By DONOVAN HARRELL
The first-ever Black Study Intensive will offer the Pitt community a chance to engage in Black studies through the arts via virtual performances and creative sessions.
“Collective Protest & Rebellion: A Black Study Intensive,” hosted by the Center for African American Poetry & Poetics (CAAPP) will take place from Sept. 28 to Oct. 2.
The weeklong event will feature performances and discussions from Daniel Alexander Jones, an interdisciplinary theater artist; JJJJJerome Ellis, a “stuttering" composer, poet and performance artist; and many other artists.
The events will be streamed live on Crowdcast and YouTube, and recordings of the events will be available on the CAAPP YouTube channel.
Dawn Lundy Martin, the CAAPP director and professor in the Department of English, said the idea for this event came from brainstorming between her and Angie Cruz, an associate professor in the Department of English and CAAPP faculty affiliate.
Martin said she and Cruz were inspired by reactions to the COVID-19 pandemic and protests of the deaths of George Floyd and Breonna Taylor, a Black man and woman who were killed by police in separate incidents earlier this year.
“Here we are on lockdown, everyone’s in their homes, barely going anywhere, and then suddenly, people are just moved to action in the streets,” Martin said. “The pandemic really becomes background against the rage of hundreds of thousands of people across the country.”
Cruz added that these events and anxiety about the upcoming presidential election also have created a moment of dread for many. But she wants to encourage people to examine obstacles of the moment, look beyond dread and use their imagination to try and think through this moment together.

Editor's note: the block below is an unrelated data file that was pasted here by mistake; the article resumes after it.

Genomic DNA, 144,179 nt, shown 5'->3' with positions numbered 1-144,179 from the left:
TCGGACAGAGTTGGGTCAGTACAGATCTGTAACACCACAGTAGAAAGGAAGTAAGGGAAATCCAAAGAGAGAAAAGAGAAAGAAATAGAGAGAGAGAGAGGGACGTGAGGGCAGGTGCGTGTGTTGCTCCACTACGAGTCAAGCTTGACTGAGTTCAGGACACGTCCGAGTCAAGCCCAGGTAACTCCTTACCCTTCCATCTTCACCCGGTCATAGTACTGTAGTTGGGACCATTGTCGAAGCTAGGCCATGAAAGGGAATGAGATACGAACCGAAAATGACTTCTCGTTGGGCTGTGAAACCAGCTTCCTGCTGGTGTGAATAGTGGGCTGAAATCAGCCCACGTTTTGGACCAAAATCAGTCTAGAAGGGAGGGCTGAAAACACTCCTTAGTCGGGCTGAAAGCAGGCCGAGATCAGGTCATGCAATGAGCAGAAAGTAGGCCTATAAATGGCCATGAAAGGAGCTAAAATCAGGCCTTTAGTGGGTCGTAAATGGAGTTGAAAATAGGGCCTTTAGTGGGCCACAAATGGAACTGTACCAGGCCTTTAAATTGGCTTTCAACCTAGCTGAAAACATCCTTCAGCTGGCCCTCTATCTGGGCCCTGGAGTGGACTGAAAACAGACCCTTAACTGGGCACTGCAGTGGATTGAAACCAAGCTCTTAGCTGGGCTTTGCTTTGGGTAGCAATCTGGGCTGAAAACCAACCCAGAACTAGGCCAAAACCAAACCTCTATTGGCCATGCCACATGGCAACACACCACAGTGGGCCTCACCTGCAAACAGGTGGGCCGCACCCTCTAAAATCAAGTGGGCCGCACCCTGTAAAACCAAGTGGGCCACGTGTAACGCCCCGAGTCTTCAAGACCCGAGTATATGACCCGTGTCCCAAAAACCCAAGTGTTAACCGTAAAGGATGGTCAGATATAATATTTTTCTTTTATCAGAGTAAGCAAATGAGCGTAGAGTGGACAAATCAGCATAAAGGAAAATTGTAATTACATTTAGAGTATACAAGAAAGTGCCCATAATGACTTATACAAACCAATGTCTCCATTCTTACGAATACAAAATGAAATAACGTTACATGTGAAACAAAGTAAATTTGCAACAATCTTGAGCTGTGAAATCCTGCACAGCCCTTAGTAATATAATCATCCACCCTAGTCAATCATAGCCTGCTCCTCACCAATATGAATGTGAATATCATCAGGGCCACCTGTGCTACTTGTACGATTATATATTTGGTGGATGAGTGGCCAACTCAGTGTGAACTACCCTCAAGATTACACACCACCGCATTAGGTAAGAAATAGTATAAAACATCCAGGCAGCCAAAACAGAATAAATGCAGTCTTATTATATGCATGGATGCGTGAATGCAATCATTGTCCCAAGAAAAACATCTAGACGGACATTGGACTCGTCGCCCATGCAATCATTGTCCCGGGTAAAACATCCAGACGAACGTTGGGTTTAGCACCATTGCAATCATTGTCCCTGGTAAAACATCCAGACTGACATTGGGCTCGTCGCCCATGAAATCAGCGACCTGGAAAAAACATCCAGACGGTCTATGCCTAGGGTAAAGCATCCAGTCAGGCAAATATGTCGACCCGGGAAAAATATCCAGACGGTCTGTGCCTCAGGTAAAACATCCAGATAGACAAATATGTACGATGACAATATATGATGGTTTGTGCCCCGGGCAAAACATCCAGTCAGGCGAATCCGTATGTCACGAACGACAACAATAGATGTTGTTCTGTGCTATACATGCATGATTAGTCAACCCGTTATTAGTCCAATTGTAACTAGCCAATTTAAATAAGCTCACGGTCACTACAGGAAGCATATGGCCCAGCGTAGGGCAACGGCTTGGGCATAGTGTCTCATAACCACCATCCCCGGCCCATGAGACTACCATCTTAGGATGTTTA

“I don’t know if anything is going to change, but I do feel that the ears and eyes are wider open,” Cruz said. “Maybe in some ways, like the politics of this moment, all the things together ... has created, maybe, an opportunity for a real change that’s systemic, which is, I think, the only sustainable change that could happen. I’m an optimist.”
Martin and Cruz wanted to create programming that channeled the rage and the resulting analysis of racial dynamics in the U.S., Martin said. The pandemic constrained the type of programming that could be done, but opened up other possibilities through the internet.
Martin said the programming provides an alternative approach to Black studies.
“We’re not thinking about Black study as like sticking your nose in a book and retreating into your windowless library, with dust on your books. We’re thinking about it as, like being in life,” Martin said. “We want to be in our bodies, in our art, in a kind of togetherness. It’s like the opposite of the way that you think about the lone scholar, the lone writer. Coming together in some kind of practice, I think, is powerful.”
The events are co-sponsored by the Department of English, the Humanities Center, the Year of Creativity, the Pittsburgh Contemporary Writers Series, and the Office of the Associate Dean for Undergraduate Studies. To register and view the scheduled events, visit the CAAPP website.
Donovan Harrell is a writer for the University Times. Reach him at email@example.com or 412-383-9905.
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